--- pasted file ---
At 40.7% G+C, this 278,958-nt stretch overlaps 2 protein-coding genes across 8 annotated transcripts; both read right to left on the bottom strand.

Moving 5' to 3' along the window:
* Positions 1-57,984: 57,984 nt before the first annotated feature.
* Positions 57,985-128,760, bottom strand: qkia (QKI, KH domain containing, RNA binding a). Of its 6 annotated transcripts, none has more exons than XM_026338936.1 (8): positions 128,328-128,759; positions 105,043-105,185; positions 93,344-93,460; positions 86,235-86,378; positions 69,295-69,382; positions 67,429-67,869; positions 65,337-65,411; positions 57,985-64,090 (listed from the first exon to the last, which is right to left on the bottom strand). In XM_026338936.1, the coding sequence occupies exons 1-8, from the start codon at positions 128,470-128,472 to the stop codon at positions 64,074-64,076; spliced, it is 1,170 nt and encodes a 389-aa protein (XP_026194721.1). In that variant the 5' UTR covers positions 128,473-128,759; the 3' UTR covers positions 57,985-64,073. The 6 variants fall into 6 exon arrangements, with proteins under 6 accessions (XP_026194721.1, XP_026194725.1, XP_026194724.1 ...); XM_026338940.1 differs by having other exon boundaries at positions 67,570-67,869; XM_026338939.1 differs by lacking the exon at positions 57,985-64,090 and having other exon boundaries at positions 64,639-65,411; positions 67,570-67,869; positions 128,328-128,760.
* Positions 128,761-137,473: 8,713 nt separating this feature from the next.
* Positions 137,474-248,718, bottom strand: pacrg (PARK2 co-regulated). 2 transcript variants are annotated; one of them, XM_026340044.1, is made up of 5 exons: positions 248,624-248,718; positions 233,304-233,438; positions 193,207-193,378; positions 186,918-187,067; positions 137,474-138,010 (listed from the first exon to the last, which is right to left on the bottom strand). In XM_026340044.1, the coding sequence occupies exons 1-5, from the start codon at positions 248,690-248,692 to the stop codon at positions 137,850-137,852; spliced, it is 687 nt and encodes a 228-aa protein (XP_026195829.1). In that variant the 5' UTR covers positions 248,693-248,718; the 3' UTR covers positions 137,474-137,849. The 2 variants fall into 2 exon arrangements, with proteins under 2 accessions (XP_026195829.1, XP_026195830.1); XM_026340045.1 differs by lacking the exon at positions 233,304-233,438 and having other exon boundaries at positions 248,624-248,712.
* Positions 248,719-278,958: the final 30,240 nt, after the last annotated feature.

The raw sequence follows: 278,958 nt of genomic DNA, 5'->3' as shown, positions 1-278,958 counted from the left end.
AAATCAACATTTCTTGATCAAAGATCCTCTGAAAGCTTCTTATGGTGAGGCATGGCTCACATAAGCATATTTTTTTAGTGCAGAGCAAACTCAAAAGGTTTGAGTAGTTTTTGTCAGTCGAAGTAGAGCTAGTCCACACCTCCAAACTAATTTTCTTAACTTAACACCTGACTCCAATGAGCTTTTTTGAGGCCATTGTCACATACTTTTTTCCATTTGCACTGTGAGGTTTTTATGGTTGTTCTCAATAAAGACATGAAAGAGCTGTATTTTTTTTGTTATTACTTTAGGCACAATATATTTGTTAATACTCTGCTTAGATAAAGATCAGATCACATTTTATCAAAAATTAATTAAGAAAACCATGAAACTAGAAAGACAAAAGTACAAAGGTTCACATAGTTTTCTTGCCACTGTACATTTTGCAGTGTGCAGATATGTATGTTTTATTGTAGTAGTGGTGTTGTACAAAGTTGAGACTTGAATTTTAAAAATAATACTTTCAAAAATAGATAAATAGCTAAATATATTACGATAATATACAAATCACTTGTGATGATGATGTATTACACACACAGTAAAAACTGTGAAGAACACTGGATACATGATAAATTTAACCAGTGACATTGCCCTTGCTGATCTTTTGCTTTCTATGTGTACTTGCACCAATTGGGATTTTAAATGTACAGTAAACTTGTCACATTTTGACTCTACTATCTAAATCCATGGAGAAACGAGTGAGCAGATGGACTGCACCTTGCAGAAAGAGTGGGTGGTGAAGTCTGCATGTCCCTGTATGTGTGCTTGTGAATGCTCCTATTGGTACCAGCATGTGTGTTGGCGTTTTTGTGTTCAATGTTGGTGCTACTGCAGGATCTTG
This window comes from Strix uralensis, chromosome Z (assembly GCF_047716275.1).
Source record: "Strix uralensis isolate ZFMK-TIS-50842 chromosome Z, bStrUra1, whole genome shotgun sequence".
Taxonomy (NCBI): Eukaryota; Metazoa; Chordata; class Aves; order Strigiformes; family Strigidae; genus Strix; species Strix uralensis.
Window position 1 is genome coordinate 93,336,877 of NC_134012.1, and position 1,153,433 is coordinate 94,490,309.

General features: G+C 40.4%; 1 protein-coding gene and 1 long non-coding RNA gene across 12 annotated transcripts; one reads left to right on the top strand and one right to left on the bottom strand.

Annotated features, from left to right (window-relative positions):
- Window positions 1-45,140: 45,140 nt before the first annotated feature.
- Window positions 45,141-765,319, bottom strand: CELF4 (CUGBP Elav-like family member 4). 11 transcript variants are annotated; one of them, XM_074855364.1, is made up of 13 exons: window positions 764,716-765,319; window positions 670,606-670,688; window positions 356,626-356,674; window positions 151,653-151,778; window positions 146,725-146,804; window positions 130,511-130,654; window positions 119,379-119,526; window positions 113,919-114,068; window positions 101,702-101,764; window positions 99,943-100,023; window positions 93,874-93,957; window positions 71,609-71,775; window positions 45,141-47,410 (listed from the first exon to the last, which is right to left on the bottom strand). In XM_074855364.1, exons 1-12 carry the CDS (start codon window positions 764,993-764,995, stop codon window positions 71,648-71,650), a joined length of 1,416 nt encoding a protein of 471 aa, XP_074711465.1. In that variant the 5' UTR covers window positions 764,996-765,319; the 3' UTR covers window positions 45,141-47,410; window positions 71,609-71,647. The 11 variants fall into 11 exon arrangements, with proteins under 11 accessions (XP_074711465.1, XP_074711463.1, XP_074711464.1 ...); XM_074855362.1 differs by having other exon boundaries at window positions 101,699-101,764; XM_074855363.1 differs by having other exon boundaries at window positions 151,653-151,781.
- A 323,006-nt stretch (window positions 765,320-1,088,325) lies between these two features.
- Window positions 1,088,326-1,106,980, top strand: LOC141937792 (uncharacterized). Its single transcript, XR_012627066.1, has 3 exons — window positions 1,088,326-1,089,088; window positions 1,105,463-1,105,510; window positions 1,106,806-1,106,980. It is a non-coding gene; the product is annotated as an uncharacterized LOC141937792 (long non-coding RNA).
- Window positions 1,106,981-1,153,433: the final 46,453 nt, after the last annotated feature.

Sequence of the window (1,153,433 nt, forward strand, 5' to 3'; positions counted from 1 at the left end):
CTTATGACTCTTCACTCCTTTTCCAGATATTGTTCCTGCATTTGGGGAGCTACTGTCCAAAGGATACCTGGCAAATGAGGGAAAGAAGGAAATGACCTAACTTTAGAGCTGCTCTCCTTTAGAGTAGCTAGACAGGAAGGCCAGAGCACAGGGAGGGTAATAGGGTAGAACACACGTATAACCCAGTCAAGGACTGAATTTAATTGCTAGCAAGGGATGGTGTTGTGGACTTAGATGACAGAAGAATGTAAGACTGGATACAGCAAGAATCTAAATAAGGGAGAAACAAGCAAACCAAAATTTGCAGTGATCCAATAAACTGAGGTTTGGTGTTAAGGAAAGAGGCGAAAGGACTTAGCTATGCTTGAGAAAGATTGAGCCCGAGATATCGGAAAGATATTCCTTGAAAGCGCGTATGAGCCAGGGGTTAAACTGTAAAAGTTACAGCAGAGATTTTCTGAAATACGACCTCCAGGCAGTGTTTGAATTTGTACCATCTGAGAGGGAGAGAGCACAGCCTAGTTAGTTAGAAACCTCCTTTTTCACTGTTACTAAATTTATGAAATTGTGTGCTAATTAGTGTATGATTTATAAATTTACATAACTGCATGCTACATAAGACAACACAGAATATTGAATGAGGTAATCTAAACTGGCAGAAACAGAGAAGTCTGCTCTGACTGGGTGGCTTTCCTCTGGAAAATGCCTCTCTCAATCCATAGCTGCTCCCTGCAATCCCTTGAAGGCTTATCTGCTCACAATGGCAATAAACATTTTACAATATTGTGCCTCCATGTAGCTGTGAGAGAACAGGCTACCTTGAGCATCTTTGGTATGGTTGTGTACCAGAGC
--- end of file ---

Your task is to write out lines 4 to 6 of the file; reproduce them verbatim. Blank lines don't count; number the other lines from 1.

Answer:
* Positions 57,985-128,760, bottom strand: qkia (QKI, KH domain containing, RNA binding a). Of its 6 annotated transcripts, none has more exons than XM_026338936.1 (8): positions 128,328-128,759; positions 105,043-105,185; positions 93,344-93,460; positions 86,235-86,378; positions 69,295-69,382; positions 67,429-67,869; positions 65,337-65,411; positions 57,985-64,090 (listed from the first exon to the last, which is right to left on the bottom strand). In XM_026338936.1, the coding sequence occupies exons 1-8, from the start codon at positions 128,470-128,472 to the stop codon at positions 64,074-64,076; spliced, it is 1,170 nt and encodes a 389-aa protein (XP_026194721.1). In that variant the 5' UTR covers positions 128,473-128,759; the 3' UTR covers positions 57,985-64,073. The 6 variants fall into 6 exon arrangements, with proteins under 6 accessions (XP_026194721.1, XP_026194725.1, XP_026194724.1 ...); XM_026338940.1 differs by having other exon boundaries at positions 67,570-67,869; XM_026338939.1 differs by lacking the exon at positions 57,985-64,090 and having other exon boundaries at positions 64,639-65,411; positions 67,570-67,869; positions 128,328-128,760.
* Positions 128,761-137,473: 8,713 nt separating this feature from the next.
* Positions 137,474-248,718, bottom strand: pacrg (PARK2 co-regulated). 2 transcript variants are annotated; one of them, XM_026340044.1, is made up of 5 exons: positions 248,624-248,718; positions 233,304-233,438; positions 193,207-193,378; positions 186,918-187,067; positions 137,474-138,010 (listed from the first exon to the last, which is right to left on the bottom strand). In XM_026340044.1, the coding sequence occupies exons 1-5, from the start codon at positions 248,690-248,692 to the stop codon at positions 137,850-137,852; spliced, it is 687 nt and encodes a 228-aa protein (XP_026195829.1). In that variant the 5' UTR covers positions 248,693-248,718; the 3' UTR covers positions 137,474-137,849. The 2 variants fall into 2 exon arrangements, with proteins under 2 accessions (XP_026195829.1, XP_026195830.1); XM_026340045.1 differs by lacking the exon at positions 233,304-233,438 and having other exon boundaries at positions 248,624-248,712.